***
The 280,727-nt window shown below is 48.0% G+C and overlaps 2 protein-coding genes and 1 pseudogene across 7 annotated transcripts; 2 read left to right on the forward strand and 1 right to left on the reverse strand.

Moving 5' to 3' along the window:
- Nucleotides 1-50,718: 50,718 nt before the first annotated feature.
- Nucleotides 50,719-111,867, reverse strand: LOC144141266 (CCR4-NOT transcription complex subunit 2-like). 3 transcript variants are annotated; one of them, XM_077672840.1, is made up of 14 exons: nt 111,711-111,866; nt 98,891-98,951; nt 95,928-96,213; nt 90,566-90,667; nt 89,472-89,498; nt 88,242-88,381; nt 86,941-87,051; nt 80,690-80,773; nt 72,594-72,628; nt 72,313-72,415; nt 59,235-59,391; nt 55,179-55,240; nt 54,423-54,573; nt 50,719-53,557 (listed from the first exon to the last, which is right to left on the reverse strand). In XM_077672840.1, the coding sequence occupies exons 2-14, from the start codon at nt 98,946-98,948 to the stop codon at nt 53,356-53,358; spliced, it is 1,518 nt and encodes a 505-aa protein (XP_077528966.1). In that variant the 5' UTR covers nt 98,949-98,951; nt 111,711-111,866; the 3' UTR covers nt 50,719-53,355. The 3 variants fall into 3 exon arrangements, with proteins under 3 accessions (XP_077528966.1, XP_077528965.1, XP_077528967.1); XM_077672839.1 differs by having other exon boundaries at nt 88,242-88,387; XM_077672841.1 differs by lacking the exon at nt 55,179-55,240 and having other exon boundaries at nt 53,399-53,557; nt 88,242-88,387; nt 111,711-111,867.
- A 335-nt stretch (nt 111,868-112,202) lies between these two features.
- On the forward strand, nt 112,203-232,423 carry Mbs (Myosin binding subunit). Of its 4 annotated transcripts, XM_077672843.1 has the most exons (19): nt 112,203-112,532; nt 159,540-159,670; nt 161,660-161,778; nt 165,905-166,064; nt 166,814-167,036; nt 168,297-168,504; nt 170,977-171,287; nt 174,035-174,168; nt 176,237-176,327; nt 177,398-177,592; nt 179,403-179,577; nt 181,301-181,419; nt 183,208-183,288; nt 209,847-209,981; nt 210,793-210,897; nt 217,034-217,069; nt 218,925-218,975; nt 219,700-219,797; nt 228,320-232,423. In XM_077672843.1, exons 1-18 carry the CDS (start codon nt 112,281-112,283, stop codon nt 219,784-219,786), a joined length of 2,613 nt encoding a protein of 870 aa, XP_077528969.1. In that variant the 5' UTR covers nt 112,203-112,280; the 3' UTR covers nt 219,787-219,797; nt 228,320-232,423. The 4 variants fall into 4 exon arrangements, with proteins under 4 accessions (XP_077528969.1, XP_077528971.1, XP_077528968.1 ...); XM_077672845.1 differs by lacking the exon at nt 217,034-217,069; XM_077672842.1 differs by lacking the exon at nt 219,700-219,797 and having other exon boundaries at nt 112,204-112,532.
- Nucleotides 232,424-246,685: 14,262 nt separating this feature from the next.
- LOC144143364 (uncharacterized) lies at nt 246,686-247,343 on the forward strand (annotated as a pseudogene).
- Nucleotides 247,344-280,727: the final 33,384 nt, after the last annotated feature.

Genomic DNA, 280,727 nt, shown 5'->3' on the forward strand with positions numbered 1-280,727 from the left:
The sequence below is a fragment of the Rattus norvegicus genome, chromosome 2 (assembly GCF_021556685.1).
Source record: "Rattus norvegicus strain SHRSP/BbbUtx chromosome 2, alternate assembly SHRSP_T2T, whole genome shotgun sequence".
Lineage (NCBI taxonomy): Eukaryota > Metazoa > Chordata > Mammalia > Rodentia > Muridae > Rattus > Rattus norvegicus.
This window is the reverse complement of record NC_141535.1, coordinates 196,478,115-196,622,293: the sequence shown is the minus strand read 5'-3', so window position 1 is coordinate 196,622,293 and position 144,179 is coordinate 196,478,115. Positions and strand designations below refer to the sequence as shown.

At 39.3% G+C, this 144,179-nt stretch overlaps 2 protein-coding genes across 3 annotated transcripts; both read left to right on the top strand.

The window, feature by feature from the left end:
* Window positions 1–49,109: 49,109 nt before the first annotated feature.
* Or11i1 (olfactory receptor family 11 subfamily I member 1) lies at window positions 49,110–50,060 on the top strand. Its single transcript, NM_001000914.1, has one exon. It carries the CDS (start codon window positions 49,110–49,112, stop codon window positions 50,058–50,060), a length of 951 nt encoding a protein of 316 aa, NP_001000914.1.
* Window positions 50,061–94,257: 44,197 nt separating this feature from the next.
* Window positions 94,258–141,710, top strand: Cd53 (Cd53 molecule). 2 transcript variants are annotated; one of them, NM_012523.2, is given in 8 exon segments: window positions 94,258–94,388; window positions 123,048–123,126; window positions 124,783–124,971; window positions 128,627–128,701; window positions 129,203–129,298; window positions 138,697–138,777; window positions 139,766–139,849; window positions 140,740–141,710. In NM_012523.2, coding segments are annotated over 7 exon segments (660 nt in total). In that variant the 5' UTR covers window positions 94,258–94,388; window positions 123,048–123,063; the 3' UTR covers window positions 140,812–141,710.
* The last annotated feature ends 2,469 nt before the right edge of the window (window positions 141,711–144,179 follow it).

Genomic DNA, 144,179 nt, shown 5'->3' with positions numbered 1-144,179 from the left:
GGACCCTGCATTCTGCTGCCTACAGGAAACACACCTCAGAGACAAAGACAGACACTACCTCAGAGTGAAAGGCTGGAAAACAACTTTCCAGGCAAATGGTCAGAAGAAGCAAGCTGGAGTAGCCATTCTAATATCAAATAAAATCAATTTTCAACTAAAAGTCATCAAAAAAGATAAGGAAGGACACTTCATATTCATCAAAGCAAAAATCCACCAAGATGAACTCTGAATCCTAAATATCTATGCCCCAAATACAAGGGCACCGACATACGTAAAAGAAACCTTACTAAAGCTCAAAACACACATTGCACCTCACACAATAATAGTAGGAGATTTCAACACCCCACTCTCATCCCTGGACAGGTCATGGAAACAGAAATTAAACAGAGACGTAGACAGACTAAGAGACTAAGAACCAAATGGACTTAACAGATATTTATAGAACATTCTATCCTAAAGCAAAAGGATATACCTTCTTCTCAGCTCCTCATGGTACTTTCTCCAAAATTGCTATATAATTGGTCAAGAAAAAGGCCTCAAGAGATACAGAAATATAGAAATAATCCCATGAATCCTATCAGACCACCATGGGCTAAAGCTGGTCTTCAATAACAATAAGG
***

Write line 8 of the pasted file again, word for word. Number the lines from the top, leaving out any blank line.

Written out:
- LOC144143364 (uncharacterized) lies at nt 246,686-247,343 on the forward strand (annotated as a pseudogene).